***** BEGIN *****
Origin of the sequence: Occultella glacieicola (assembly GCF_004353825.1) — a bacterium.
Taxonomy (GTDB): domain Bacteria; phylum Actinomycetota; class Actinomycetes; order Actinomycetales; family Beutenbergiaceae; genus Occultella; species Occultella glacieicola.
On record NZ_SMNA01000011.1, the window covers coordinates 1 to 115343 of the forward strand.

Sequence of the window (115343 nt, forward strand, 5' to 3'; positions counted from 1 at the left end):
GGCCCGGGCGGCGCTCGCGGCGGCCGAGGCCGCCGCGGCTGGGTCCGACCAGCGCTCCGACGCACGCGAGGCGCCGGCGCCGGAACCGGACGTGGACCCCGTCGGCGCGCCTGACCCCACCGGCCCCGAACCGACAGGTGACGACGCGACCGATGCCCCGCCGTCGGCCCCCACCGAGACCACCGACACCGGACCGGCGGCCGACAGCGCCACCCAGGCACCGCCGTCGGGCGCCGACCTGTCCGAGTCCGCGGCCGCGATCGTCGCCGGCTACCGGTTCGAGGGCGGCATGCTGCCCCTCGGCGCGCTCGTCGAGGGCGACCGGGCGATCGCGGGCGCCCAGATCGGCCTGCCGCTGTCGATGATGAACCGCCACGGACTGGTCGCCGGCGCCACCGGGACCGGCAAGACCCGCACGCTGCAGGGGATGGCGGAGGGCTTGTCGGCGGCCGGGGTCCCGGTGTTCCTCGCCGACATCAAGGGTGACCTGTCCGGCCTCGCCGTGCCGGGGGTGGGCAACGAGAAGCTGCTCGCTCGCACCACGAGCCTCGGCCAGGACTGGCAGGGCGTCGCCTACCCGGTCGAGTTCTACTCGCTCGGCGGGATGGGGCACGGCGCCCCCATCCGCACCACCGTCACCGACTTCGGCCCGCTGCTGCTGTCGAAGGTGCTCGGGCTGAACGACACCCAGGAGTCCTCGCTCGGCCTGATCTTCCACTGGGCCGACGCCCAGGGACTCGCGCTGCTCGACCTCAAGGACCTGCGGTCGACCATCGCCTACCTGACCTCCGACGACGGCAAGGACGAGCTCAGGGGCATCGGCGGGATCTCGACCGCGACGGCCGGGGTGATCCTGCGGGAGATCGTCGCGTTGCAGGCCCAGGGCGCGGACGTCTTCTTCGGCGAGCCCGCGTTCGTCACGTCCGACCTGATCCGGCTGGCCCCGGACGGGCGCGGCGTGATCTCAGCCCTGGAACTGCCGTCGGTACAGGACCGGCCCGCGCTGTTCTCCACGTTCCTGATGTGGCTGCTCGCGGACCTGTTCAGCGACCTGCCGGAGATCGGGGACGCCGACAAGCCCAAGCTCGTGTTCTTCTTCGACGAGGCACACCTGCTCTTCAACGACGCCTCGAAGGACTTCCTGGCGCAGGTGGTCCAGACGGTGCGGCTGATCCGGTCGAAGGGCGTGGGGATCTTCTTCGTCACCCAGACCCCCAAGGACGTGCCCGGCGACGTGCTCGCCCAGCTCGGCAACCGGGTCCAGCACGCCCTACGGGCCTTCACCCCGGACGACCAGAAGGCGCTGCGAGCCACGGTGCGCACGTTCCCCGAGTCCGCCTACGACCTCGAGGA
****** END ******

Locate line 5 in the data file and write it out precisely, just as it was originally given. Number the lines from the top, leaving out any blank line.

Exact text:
GGCCCGGGCGGCGCTCGCGGCGGCCGAGGCCGCCGCGGCTGGGTCCGACCAGCGCTCCGACGCACGCGAGGCGCCGGCGCCGGAACCGGACGTGGACCCCGTCGGCGCGCCTGACCCCACCGGCCCCGAACCGACAGGTGACGACGCGACCGATGCCCCGCCGTCGGCCCCCACCGAGACCACCGACACCGGACCGGCGGCCGACAGCGCCACCCAGGCACCGCCGTCGGGCGCCGACCTGTCCGAGTCCGCGGCCGCGATCGTCGCCGGCTACCGGTTCGAGGGCGGCATGCTGCCCCTCGGCGCGCTCGTCGAGGGCGACCGGGCGATCGCGGGCGCCCAGATCGGCCTGCCGCTGTCGATGATGAACCGCCACGGACTGGTCGCCGGCGCCACCGGGACCGGCAAGACCCGCACGCTGCAGGGGATGGCGGAGGGCTTGTCGGCGGCCGGGGTCCCGGTGTTCCTCGCCGACATCAAGGGTGACCTGTCCGGCCTCGCCGTGCCGGGGGTGGGCAACGAGAAGCTGCTCGCTCGCACCACGAGCCTCGGCCAGGACTGGCAGGGCGTCGCCTACCCGGTCGAGTTCTACTCGCTCGGCGGGATGGGGCACGGCGCCCCCATCCGCACCACCGTCACCGACTTCGGCCCGCTGCTGCTGTCGAAGGTGCTCGGGCTGAACGACACCCAGGAGTCCTCGCTCGGCCTGATCTTCCACTGGGCCGACGCCCAGGGACTCGCGCTGCTCGACCTCAAGGACCTGCGGTCGACCATCGCCTACCTGACCTCCGACGACGGCAAGGACGAGCTCAGGGGCATCGGCGGGATCTCGACCGCGACGGCCGGGGTGATCCTGCGGGAGATCGTCGCGTTGCAGGCCCAGGGCGCGGACGTCTTCTTCGGCGAGCCCGCGTTCGTCACGTCCGACCTGATCCGGCTGGCCCCGGACGGGCGCGGCGTGATCTCAGCCCTGGAACTGCCGTCGGTACAGGACCGGCCCGCGCTGTTCTCCACGTTCCTGATGTGGCTGCTCGCGGACCTGTTCAGCGACCTGCCGGAGATCGGGGACGCCGACAAGCCCAAGCTCGTGTTCTTCTTCGACGAGGCACACCTGCTCTTCAACGACGCCTCGAAGGACTTCCTGGCGCAGGTGGTCCAGACGGTGCGGCTGATCCGGTCGAAGGGCGTGGGGATCTTCTTCGTCACCCAGACCCCCAAGGACGTGCCCGGCGACGTGCTCGCCCAGCTCGGCAACCGGGTCCAGCACGCCCTACGGGCCTTCACCCCGGACGACCAGAAGGCGCTGCGAGCCACGGTGCGCACGTTCCCCGAGTCCGCCTACGACCTCGAGGA